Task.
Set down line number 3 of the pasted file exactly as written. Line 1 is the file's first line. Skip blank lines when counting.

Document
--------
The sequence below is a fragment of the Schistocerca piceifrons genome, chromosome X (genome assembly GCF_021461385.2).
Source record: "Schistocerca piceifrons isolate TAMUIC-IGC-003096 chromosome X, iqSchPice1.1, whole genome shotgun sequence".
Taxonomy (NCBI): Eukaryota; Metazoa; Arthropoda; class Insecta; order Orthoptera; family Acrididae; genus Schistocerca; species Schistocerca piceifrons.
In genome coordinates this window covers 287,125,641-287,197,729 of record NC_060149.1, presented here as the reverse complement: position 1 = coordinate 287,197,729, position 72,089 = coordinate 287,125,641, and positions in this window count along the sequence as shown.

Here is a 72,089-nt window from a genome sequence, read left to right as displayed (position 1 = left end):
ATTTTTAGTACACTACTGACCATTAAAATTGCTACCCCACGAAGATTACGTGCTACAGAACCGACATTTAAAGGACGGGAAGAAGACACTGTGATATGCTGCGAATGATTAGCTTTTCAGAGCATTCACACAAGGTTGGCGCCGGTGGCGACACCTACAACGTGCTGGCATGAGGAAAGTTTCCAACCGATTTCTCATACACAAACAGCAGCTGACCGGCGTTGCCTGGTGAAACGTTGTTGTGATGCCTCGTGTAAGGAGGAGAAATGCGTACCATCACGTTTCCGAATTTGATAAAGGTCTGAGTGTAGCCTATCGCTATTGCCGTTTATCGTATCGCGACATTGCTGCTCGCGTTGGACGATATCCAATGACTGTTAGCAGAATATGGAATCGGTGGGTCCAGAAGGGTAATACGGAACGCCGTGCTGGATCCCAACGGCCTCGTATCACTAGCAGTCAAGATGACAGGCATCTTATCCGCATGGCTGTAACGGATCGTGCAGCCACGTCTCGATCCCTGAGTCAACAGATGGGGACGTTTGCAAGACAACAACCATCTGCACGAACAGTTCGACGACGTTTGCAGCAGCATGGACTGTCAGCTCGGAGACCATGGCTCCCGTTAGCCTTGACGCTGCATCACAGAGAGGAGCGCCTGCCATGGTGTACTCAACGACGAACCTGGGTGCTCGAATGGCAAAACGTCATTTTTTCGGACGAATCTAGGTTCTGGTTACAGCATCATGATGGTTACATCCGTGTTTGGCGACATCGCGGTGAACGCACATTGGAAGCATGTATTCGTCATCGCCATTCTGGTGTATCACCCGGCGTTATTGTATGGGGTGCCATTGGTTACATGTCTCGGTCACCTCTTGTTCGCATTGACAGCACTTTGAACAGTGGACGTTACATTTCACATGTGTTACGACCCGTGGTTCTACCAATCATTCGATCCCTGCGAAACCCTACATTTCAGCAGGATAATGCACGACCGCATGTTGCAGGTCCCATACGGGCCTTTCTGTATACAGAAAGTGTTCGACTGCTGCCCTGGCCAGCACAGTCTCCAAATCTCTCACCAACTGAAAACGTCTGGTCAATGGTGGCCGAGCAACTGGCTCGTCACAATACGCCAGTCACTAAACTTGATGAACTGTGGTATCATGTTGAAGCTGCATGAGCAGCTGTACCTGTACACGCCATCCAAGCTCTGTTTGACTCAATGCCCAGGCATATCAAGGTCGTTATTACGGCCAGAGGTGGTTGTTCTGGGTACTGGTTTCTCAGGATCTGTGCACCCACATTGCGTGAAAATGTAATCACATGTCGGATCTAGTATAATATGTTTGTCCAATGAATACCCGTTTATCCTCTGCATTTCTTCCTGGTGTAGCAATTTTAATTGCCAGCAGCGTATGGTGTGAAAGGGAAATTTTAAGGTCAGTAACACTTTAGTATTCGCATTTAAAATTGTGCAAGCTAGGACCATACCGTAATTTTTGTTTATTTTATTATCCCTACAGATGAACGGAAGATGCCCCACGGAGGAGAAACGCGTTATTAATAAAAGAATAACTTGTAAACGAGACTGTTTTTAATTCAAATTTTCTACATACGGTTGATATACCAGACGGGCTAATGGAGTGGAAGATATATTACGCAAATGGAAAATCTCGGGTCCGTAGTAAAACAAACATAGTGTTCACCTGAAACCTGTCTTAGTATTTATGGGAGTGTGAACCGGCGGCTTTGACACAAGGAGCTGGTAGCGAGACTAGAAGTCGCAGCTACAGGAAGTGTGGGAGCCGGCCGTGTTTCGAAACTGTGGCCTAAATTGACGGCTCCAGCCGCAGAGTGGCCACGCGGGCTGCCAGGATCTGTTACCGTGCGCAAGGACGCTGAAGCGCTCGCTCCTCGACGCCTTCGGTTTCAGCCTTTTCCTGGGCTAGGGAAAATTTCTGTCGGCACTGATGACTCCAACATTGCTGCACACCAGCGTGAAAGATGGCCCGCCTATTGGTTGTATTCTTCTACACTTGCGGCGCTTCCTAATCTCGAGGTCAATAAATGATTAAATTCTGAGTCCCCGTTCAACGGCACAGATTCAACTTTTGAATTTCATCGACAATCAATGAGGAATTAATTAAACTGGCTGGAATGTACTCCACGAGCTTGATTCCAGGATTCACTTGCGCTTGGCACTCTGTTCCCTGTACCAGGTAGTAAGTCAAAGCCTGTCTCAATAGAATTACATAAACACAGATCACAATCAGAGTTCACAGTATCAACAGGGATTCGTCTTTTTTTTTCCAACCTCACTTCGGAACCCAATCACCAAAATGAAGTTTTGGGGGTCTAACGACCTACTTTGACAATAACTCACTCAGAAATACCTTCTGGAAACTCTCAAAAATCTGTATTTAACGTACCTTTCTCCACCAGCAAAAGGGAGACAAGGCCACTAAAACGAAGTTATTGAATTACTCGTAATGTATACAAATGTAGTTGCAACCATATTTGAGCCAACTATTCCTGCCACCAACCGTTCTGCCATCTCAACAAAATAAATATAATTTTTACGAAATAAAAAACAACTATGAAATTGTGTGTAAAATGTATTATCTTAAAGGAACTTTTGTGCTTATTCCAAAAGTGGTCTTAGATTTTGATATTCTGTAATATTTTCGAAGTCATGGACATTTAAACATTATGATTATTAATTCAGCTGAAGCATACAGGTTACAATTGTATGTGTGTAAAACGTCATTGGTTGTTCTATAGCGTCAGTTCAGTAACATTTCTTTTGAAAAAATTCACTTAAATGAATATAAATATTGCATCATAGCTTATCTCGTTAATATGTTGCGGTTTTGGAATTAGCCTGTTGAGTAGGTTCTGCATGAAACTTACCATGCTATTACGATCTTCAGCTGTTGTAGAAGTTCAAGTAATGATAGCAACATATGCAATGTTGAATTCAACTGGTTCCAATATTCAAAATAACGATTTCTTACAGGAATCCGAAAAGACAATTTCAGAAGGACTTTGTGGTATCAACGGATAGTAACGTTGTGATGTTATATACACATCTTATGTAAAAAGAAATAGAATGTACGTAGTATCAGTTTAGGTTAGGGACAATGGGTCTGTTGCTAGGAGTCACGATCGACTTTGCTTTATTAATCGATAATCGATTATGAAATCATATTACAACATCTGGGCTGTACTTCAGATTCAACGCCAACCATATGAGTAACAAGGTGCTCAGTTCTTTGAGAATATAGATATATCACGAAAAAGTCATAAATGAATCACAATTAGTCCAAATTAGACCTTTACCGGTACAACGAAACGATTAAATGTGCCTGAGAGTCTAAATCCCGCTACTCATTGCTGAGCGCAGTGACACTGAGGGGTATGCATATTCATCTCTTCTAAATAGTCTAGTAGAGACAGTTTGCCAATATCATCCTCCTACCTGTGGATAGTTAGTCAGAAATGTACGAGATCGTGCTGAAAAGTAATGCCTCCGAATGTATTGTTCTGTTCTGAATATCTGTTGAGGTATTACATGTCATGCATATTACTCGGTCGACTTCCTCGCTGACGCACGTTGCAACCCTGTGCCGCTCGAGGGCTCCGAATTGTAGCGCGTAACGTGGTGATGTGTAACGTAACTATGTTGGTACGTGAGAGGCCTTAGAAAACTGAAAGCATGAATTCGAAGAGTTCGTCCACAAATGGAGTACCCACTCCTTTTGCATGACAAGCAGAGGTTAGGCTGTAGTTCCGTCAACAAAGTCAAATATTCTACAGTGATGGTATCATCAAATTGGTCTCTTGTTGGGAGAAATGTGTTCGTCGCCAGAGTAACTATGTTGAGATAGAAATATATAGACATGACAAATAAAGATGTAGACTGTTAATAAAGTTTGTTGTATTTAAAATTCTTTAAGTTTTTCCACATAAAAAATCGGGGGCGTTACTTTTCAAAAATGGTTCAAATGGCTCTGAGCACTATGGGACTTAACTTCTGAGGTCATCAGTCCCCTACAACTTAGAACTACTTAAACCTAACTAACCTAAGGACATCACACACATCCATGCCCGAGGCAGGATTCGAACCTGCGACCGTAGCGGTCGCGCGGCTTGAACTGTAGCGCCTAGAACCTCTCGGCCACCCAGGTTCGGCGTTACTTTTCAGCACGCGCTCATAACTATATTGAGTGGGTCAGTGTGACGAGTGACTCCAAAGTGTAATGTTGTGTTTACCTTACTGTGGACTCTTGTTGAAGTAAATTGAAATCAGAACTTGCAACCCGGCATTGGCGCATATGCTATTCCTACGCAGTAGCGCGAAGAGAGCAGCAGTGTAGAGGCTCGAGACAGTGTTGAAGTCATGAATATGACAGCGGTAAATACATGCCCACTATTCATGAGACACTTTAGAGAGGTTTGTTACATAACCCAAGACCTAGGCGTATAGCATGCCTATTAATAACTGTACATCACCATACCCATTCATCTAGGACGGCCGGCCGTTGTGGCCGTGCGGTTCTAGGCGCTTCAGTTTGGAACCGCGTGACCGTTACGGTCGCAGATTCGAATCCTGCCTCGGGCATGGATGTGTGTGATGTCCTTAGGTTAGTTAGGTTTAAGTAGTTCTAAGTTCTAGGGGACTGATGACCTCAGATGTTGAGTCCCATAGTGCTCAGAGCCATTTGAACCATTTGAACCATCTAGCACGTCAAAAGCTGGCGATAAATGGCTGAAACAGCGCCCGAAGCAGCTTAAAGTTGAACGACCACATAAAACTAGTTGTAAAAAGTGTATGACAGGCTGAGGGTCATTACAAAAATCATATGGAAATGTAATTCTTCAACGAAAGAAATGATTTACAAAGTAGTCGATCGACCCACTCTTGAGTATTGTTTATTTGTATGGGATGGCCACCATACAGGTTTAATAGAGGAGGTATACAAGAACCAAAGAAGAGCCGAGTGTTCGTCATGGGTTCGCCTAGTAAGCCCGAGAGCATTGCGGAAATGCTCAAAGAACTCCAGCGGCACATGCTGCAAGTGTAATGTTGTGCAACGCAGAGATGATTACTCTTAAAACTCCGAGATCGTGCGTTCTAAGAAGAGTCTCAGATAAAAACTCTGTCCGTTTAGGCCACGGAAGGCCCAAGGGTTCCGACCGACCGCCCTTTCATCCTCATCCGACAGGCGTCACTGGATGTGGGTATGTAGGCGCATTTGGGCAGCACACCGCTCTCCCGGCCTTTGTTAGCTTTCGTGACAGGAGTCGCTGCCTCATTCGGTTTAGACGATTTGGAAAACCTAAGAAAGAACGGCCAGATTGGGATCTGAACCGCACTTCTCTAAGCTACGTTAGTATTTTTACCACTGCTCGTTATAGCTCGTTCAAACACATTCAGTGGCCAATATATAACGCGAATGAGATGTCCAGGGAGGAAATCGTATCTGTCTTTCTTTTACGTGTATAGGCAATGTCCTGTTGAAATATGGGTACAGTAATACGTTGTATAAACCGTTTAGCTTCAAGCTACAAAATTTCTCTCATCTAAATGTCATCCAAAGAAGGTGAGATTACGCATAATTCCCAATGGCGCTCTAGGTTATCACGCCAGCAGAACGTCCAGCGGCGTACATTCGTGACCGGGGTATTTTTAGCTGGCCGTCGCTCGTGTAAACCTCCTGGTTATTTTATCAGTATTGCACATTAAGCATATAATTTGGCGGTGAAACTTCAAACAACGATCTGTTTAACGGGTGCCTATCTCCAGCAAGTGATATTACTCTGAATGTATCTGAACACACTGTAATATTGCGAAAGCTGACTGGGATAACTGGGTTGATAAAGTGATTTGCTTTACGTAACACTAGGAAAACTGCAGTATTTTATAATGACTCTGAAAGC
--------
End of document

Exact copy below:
Taxonomy (NCBI): Eukaryota; Metazoa; Arthropoda; class Insecta; order Orthoptera; family Acrididae; genus Schistocerca; species Schistocerca piceifrons.